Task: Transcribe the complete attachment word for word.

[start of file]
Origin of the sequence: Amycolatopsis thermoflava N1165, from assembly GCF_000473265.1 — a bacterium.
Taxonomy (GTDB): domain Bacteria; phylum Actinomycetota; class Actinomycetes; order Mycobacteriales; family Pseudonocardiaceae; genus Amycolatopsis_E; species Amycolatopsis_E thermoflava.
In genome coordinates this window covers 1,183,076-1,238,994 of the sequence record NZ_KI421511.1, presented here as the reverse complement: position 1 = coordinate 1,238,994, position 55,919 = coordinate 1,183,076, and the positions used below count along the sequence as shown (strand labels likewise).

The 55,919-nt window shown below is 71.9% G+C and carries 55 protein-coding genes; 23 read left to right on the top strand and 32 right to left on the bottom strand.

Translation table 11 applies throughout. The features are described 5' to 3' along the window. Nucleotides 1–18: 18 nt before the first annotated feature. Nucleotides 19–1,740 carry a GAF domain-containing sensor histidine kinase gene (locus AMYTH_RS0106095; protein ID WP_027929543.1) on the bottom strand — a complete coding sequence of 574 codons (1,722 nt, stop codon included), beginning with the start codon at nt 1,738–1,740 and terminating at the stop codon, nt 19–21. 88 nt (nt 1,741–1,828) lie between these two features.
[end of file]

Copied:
Origin of the sequence: Amycolatopsis thermoflava N1165, from assembly GCF_000473265.1 — a bacterium.
Taxonomy (GTDB): domain Bacteria; phylum Actinomycetota; class Actinomycetes; order Mycobacteriales; family Pseudonocardiaceae; genus Amycolatopsis_E; species Amycolatopsis_E thermoflava.
In genome coordinates this window covers 1,183,076-1,238,994 of the sequence record NZ_KI421511.1, presented here as the reverse complement: position 1 = coordinate 1,238,994, position 55,919 = coordinate 1,183,076, and the positions used below count along the sequence as shown (strand labels likewise).

The 55,919-nt window shown below is 71.9% G+C and carries 55 protein-coding genes; 23 read left to right on the top strand and 32 right to left on the bottom strand.

Translation table 11 applies throughout. The features are described 5' to 3' along the window. Nucleotides 1–18: 18 nt before the first annotated feature. Nucleotides 19–1,740 carry a GAF domain-containing sensor histidine kinase gene (locus AMYTH_RS0106095; protein ID WP_027929543.1) on the bottom strand — a complete coding sequence of 574 codons (1,722 nt, stop codon included), beginning with the start codon at nt 1,738–1,740 and terminating at the stop codon, nt 19–21. 88 nt (nt 1,741–1,828) lie between these two features.